NERUDA, drama, rated R, in Spanish with subtitles, Center for Contemporary Arts, 3.5 chiles
Chilean director Pablo Larraín has two movies out concurrently, and though both bear a passing resemblance to the biopic genre — and each bears the single name of its subject — neither is a life story, and they could scarcely be more different. Jackie (the director’s maiden English-language effort) tells the story of the three worst days in the life of one of the world’s most famous women. Neruda is a fanciful adventure in the life, or perhaps in the head, of one of the world’s most famous poets.
Pablo Neruda (Luis Gnecco) was also one of Chile’s most famous political figures, as a senator representing the Communist Party. The movie picks up his story in 1948, and finds him at odds with his country’s president, Gabriel González Videla (Alfredo Castro), a man he campaigned for and now wishes he hadn’t. Videla, moving the country sharply to the right, has outlawed the Communist Party. As a result of this ban, Neruda finds himself a fugitive.
Like Ian McKellen’s Richard III (1995), another film dealing with 20th-century fascism, Neruda opens in a men’s room. In Larraín’s sly construct, the Chilean Senate lounge is fitted with urinals and washbasins, and the pols conduct their business while conducting their business. Under attack from his conservative colleagues for turning on the president he helped elect, Neruda moves from pissoir to lavabo, laconically self-confident and in control, saying, “We all elected him, Senator. Regrettably, we all did.”
As Neruda is forced to go on the lam, he becomes the obsession of his own personal Javert, ”scar Peluchonneau (Gael García Bernal), a tightly buttoned cop who is (or believes himself to be) the illegitimate son of the founder of the national police force. Peluchonneau (the name derives from the Spanish word for teddy bear) is a fictional character, and a conflicted one. He admires Neruda’s poetry, but he is determined to bring him to justice. He also serves as the film’s narrator.
Blocked from leaving the country by a discrepancy between his name and his passport (Neruda was born Ricardo Eliécer Neftalí Reyes Basoalto), he and his wife, the painter Delia del Carril (Mercedes Morán) go into hiding in a succession of safe houses provided by friends and sympathizers. But Neruda enjoys the cat-and-mouse game of the chase. At one point, an exasperated Delia asks, “Do you want them to find you?” Neruda reflects a moment, then replies, “No, but I’d like to feel them close.” But perhaps both sides are playing the same game; at a dinner, a drunken guest observes that “it’s in the government’s interest to hunt him, but not to find him.”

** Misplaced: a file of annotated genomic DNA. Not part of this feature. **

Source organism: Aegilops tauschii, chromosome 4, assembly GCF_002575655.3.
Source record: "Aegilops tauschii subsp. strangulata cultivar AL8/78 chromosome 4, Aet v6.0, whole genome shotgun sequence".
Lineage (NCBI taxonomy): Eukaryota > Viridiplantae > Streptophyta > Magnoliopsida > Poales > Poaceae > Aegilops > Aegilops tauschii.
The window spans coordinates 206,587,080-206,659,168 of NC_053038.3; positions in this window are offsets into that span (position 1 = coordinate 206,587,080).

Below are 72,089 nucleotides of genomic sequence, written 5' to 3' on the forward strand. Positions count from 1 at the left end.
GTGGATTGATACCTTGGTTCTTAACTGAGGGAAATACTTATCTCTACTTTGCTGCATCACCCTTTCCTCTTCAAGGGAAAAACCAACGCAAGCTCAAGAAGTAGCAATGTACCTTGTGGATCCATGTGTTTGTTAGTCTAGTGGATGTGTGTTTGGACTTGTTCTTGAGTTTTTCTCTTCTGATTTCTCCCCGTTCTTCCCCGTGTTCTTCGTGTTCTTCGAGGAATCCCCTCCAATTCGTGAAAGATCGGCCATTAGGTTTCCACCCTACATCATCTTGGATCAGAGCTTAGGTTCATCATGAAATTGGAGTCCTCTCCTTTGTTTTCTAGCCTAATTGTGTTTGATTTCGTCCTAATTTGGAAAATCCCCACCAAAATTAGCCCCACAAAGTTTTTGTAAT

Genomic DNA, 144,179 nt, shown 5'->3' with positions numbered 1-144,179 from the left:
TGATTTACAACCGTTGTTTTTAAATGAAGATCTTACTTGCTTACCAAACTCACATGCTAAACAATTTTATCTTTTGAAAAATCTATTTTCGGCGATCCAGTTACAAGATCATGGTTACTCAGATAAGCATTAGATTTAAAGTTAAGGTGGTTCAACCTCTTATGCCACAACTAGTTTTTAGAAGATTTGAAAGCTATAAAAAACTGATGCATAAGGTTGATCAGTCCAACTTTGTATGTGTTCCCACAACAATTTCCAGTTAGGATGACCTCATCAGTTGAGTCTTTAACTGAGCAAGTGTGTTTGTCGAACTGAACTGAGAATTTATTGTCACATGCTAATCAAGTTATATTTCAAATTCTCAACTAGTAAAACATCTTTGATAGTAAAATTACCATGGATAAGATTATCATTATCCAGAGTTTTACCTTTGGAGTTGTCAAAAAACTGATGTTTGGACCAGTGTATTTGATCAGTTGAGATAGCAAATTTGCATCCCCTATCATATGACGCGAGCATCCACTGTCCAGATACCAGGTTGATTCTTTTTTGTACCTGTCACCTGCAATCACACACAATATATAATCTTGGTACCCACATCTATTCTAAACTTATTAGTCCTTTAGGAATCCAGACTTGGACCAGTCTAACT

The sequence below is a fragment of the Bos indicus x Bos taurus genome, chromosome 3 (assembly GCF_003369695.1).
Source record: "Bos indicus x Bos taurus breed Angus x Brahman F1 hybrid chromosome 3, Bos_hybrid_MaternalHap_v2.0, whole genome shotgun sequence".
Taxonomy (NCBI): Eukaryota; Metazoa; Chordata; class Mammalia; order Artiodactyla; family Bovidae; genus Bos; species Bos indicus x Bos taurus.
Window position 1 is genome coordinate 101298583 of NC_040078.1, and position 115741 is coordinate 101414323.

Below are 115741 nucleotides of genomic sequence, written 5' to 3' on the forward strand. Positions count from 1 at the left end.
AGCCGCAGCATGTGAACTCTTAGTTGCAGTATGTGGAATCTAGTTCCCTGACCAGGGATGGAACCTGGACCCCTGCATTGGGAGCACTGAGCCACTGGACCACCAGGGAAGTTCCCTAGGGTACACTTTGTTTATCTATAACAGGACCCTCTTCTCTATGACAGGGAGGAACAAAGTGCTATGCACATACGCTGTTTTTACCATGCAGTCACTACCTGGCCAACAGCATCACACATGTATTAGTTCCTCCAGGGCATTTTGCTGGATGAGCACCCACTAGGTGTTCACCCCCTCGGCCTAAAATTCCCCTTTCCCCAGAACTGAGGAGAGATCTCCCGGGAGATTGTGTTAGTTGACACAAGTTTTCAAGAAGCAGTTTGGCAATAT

As played, terrifically, by Gnecco, who reportedly gained 50 pounds and donned a wig to disappear into the character, Neruda is a self-made intellectual aristocrat, a man of humble origins who feels superior to everyone around him, whether it’s his wife, government power brokers, or the communist handlers assigned to protect him. An incorrigible sybarite, he slips his handlers whenever he can to cavort naked with women at local bordellos.
As the chase continues, we feel an increasing connection between Neruda and Peluchonneau, a sense that they need and complete each other. The poet romanticizes his flight, and the policeman finds himself more and more drawn into the mystique of the man he is pursuing. When he finally encounters Delia, whom Neruda has by now left behind, she tells the detective that he is only a supporting character in this epic created by her husband. “You don’t understand, do you,” she says, smiling. “In this fiction, we all revolve around the protagonist. He created you.”
In the fabulist sardonic mood with which Larraín and screenwriter Guillermo Calderón surround this story, it begins to seem entirely possible that Peluchonnau is a creation of the poet’s imagination. Neruda did in fact go on the run in 1948, when the Communist Party was banned in Chile and a warrant was issued for his arrest. But the dogged pursuit of the the poet by the fictional police inspector, underscored with Peluchonneau’s sometimes-acerbic, sometimes-fanciful narration, imbues the movie with the aura of a tall tale — though one with real-world consequences, nonetheless. A scene in which communist prisoners are herded into a barbed-wired concentration camp run by a young military officer named Augusto Pinochet casts a cold light upon a future of authoritarian rule and brutal repression.
In real life, Neruda dramatically escaped the country by traveling on horseback over the Andes. The movie uses this event to create a visually stunning final act that has echoes of Robert Altman’s haunting finish to McCabe & Mrs. Miller.
Several times in the movie Neruda returns to one of his more famous poems: “Tonight I can write the saddest lines. To think that I do not have her. To feel that I have
lost her.” It’s an elegy to lost love, but it could also come to serve as a political lament for the loss of national idealism and freedom that his country would endure.
— Jonathan Richards
Poet in perspective: Luis Gnecco
In hot pursuit: Gael García Bernal